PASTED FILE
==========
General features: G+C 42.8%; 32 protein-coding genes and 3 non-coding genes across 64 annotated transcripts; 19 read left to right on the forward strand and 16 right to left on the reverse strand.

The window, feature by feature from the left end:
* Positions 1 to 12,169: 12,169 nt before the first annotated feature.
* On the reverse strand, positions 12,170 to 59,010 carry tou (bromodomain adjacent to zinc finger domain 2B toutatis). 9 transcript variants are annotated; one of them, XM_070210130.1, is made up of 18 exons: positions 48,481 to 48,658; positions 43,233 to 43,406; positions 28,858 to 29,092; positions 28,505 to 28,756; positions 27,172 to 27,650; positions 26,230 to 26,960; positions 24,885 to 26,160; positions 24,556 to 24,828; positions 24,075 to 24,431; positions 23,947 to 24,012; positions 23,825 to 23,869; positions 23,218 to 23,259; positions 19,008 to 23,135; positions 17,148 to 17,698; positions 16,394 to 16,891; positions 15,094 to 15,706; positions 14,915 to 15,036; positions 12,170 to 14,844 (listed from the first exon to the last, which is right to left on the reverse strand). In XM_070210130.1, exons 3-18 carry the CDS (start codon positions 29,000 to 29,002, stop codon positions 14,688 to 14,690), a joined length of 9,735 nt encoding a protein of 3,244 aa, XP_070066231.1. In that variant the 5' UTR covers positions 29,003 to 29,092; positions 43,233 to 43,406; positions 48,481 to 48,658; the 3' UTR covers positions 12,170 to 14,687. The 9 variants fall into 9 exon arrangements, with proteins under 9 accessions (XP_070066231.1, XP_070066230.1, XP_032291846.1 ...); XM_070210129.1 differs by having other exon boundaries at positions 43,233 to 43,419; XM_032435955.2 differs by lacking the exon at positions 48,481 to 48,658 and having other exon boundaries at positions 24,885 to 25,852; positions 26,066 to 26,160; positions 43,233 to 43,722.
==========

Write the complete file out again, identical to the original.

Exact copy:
General features: G+C 42.8%; 32 protein-coding genes and 3 non-coding genes across 64 annotated transcripts; 19 read left to right on the forward strand and 16 right to left on the reverse strand.

The window, feature by feature from the left end:
* Positions 1 to 12,169: 12,169 nt before the first annotated feature.
* On the reverse strand, positions 12,170 to 59,010 carry tou (bromodomain adjacent to zinc finger domain 2B toutatis). 9 transcript variants are annotated; one of them, XM_070210130.1, is made up of 18 exons: positions 48,481 to 48,658; positions 43,233 to 43,406; positions 28,858 to 29,092; positions 28,505 to 28,756; positions 27,172 to 27,650; positions 26,230 to 26,960; positions 24,885 to 26,160; positions 24,556 to 24,828; positions 24,075 to 24,431; positions 23,947 to 24,012; positions 23,825 to 23,869; positions 23,218 to 23,259; positions 19,008 to 23,135; positions 17,148 to 17,698; positions 16,394 to 16,891; positions 15,094 to 15,706; positions 14,915 to 15,036; positions 12,170 to 14,844 (listed from the first exon to the last, which is right to left on the reverse strand). In XM_070210130.1, exons 3-18 carry the CDS (start codon positions 29,000 to 29,002, stop codon positions 14,688 to 14,690), a joined length of 9,735 nt encoding a protein of 3,244 aa, XP_070066231.1. In that variant the 5' UTR covers positions 29,003 to 29,092; positions 43,233 to 43,406; positions 48,481 to 48,658; the 3' UTR covers positions 12,170 to 14,687. The 9 variants fall into 9 exon arrangements, with proteins under 9 accessions (XP_070066231.1, XP_070066230.1, XP_032291846.1 ...); XM_070210129.1 differs by having other exon boundaries at positions 43,233 to 43,419; XM_032435955.2 differs by lacking the exon at positions 48,481 to 48,658 and having other exon boundaries at positions 24,885 to 25,852; positions 26,066 to 26,160; positions 43,233 to 43,722.